Didn't do a heck of a lot today - stayed on the south / west shores mostly.
At Salt Pond Beach, there's a roughly 15-foot-round rock formation about 50 feet offshore, coonected on onshore rocks by about 2 feet of water over irregular rocks. 3-foot waves regularly break over the underwater causeway.
I waded across the underwater causeway, staying put through waves and not snapping my ankles on the irreguilar rocks. I made it to the offshore formation. I stood there. I went to sit down, not realizing a wave was coming. It broke on the rock before I could get a handle, spinning me around and scraping my left side on the rocks.
I got small cuts and scrapes on both hands as well as my left ankle. However, the worst damage was my left thigh, which got a series of scrapes about 4 inches long by 2 wide from the sharp volcanic rock.
I was able to pick myself off the rock and walk back over to the main shore. I stayed in a protected area of salt water for about 20 minutes to watch the waves, wash away the blood, and disinfect the wound. I then went to where my family was sitting and dried off and slathered antibiotic cream on the wound. It stopped bleeding (never any nasty bleeding, but just a constant trickle) after a few more minutes, and I never actually put a bandage on it.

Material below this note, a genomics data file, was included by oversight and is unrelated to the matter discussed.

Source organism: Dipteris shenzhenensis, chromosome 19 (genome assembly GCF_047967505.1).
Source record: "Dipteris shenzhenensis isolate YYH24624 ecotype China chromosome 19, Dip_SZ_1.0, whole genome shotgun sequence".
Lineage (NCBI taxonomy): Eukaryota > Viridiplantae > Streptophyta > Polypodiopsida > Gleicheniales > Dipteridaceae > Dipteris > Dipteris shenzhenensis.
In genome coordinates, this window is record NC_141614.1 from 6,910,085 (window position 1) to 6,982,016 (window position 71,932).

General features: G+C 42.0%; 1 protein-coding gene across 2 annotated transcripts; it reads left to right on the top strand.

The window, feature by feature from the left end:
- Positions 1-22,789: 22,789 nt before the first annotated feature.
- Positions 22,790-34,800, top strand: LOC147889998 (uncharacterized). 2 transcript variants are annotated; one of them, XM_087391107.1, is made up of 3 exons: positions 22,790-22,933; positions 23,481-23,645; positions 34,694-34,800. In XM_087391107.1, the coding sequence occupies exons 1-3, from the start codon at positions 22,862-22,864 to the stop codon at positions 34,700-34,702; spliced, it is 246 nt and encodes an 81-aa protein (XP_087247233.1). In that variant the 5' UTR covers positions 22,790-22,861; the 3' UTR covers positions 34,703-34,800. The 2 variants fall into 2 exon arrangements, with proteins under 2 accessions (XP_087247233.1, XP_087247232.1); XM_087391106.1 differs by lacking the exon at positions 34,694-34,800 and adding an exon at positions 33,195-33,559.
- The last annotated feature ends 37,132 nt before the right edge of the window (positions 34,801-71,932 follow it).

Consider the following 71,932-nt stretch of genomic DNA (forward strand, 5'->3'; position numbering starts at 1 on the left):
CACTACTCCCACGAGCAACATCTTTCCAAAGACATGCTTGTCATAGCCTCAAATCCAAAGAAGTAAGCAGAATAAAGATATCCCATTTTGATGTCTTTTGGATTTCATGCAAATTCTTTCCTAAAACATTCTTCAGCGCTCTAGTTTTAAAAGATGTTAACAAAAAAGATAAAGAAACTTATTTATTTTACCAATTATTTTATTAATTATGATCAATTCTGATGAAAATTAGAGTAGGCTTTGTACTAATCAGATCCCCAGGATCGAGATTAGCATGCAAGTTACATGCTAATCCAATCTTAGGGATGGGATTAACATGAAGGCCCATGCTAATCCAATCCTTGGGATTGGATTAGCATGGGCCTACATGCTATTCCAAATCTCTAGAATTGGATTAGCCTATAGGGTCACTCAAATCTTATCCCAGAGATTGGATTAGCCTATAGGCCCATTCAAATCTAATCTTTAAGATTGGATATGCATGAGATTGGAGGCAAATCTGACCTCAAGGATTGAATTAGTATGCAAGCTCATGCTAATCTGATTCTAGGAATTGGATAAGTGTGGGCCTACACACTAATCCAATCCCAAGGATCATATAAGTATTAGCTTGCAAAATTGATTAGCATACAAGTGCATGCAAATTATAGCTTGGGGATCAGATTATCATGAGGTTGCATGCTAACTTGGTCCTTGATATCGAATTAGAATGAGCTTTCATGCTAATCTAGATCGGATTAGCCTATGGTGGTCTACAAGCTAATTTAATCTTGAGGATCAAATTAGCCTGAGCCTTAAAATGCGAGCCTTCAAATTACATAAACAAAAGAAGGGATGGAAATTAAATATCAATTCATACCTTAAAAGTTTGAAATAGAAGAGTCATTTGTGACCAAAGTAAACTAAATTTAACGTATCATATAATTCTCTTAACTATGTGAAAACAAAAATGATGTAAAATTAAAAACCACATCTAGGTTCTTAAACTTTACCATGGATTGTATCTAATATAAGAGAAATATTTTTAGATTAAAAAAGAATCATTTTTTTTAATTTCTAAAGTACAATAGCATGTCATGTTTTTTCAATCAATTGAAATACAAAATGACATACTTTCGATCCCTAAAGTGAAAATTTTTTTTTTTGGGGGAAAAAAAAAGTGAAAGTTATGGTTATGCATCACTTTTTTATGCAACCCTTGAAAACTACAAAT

The wound is pretty shallow, with very little more than a sixteenth of a inch deep. However, the sharp volcanic rock cut it pretty good, and due to a small amount of residual blood and injured tissue the wound is still very red. It'll probably leave a bit of a scar; ironically it's right next to a scar from poison ivy that's about five years old.
I actually got very lucky. I was able to grab onto handholds at the beginning and ending of the wave passage; this sacrificed a bit of my hands but saved me from more serious injury to my leg. I was sitting (stupidly) at the time; this means that I was merely pushed and didn't fall, so there were no blunt force trauma or puncture wounds. Because it was all surface wounds and not a blunt injury, I didn't lose a lot of blood or go into shock, and thus I was able to get off the rock, steady myself, and get to safety. If I had gone into shock, which is okay when I'm on dry land, then I might have gotten hurt even more by the nexy wave, or gotten pushed over crossing the channel back. Finally, I was lucky enough to take my spill on bare rock and not seaweed-covered rock or worse coral, which apparently tends to leave proteins in wounds that delay healing.
It's a andty wound that'll hurt for a few days, itch a bit, and probably leave a scar, but it's an interesting story and probably saved me from doing something stupider.
Launch Report 2017-2 - LDRS-36
3 weeks ago